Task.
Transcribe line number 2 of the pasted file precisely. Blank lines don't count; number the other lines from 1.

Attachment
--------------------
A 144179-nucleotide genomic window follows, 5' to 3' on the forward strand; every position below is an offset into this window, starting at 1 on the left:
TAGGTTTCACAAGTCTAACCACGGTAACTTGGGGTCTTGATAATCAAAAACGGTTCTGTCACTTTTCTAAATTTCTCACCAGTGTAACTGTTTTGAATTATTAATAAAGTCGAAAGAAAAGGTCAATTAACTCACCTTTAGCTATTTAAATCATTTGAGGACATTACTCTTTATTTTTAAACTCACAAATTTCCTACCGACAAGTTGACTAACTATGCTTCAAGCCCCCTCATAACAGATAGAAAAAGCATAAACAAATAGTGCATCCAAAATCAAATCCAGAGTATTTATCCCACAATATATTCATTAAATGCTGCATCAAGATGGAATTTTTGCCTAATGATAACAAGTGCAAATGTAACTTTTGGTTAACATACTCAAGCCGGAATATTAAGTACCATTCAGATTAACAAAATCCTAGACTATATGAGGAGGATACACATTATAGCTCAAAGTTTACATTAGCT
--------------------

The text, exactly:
TAGGTTTCACAAGTCTAACCACGGTAACTTGGGGTCTTGATAATCAAAAACGGTTCTGTCACTTTTCTAAATTTCTCACCAGTGTAACTGTTTTGAATTATTAATAAAGTCGAAAGAAAAGGTCAATTAACTCACCTTTAGCTATTTAAATCATTTGAGGACATTACTCTTTATTTTTAAACTCACAAATTTCCTACCGACAAGTTGACTAACTATGCTTCAAGCCCCCTCATAACAGATAGAAAAAGCATAAACAAATAGTGCATCCAAAATCAAATCCAGAGTATTTATCCCACAATATATTCATTAAATGCTGCATCAAGATGGAATTTTTGCCTAATGATAACAAGTGCAAATGTAACTTTTGGTTAACATACTCAAGCCGGAATATTAAGTACCATTCAGATTAACAAAATCCTAGACTATATGAGGAGGATACACATTATAGCTCAAAGTTTACATTAGCT